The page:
On September 19, 1941, as part of their offensive campaign in the Soviet Union, German bombers blast through Leningrad’s antiaircraft defenses, and kill more than 1,000 Russians.
Hitler’s armies had been in Soviet territory since June. An attempt by the Germans to take Leningrad (formerly St. Petersburg) in August by a massive panzer invasion had failed. Hitler had wanted to decimate the city and hand it over to an ally, Finland, who was attacking Russia from the north. But Leningrad had created an antitank defense sufficient to keep the Germans at bay—and so a siege was mounted. German forces surrounded the city in an attempt to cut it off from the rest of Russia. (Finland eventually stopped short of an invasion of Leningrad, happy just to recapture territory it had lost to the Soviet invasion in 1939.)
The halt of the German land attack and the withdrawal of the panzer divisions to be used elsewhere did not stop the Luftwaffe from continuing to raid the city. (“The Fuhrer has decided to have St. Petersburg wiped off the face of the Earth,” declared Hitler to his generals.) The air attack of the 19th was particularly brutal; many of those killed were already recuperating from battle wounds in hospitals, which were hit by German bombs.
The siege of Leningrad would last a total of 872 days and would prove devastating to the population. More than 650,000 Leningrad citizens died in 1942 alone, from starvation, exposure, diseases, and artillery shelling from German positions outside the city. The only route by which supplies could enter the city was via Lake Ladoga, which entailed sleds negotiating ice during the winter. But the resources that got through were only enough to prolong the suffering of the Leningraders. Even tales of cannibalism began leaking out of the city. Soviet forces were finally successful in breaking the siege in January 1944, pushing the Germans 50 miles from the city.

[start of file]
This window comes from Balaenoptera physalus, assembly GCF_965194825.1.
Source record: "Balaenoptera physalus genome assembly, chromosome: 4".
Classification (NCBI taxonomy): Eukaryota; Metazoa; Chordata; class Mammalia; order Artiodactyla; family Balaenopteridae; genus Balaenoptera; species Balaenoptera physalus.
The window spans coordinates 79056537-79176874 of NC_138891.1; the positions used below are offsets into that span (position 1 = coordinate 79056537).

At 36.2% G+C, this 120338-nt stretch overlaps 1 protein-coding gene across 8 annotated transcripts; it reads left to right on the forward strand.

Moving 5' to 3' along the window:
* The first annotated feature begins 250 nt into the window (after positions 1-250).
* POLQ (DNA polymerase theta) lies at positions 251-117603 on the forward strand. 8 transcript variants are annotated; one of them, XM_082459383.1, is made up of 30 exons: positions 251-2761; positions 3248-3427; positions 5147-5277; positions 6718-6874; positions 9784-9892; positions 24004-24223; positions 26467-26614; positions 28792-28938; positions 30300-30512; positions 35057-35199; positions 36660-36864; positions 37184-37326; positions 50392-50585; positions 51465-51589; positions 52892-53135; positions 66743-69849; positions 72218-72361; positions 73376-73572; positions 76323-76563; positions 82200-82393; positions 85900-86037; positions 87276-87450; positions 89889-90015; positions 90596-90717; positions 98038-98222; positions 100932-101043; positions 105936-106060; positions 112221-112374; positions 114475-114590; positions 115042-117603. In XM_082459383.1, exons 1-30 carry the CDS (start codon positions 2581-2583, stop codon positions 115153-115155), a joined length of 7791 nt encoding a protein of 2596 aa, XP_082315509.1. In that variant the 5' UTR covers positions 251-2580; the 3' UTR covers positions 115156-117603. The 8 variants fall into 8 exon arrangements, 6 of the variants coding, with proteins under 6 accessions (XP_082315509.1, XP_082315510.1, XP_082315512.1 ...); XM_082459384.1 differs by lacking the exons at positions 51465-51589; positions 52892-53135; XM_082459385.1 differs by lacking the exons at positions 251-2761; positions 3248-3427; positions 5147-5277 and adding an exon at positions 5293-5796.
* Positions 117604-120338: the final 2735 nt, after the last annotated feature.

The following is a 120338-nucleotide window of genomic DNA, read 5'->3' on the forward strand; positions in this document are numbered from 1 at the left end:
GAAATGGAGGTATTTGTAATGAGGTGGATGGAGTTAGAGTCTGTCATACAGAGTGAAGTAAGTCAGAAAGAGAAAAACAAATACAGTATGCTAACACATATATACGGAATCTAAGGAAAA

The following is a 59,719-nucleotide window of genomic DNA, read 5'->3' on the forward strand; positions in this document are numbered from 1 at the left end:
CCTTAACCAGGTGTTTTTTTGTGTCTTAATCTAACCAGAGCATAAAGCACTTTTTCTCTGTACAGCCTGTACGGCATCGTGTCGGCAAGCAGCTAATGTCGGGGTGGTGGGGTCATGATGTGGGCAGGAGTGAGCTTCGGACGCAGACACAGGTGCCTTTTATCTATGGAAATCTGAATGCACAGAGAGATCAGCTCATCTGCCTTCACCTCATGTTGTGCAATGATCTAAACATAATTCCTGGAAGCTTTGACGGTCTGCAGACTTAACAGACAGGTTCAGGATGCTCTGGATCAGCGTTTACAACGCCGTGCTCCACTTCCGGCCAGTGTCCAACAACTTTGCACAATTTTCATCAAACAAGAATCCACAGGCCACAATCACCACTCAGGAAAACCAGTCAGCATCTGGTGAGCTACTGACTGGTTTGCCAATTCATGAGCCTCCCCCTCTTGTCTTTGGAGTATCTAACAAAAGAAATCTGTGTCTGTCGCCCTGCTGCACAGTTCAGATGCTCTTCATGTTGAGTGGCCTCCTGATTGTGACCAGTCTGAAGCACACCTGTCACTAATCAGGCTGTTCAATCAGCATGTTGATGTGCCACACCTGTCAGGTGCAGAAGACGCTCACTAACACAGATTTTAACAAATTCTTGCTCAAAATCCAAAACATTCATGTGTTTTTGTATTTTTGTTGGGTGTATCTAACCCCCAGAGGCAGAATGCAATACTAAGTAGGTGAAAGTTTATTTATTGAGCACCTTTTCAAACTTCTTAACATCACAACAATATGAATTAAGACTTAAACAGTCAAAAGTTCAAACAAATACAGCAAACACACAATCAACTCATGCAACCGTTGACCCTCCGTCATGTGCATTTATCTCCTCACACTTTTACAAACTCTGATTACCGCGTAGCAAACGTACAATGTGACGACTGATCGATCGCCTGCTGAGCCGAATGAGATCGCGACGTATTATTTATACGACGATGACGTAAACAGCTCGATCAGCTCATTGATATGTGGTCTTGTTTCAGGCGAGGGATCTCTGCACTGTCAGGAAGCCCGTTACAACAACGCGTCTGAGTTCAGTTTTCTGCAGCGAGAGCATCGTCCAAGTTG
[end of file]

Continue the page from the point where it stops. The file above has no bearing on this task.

Among those trapped in the city was an air-raid warden born in St. Petersburg named Dimitri Shostakovich, who wrote his Seventh Symphony during the siege. He was eventually evacuated and able to perform his masterwork in Moscow. The U.S. premiere of the piece raised relief funds for the desperate Russians.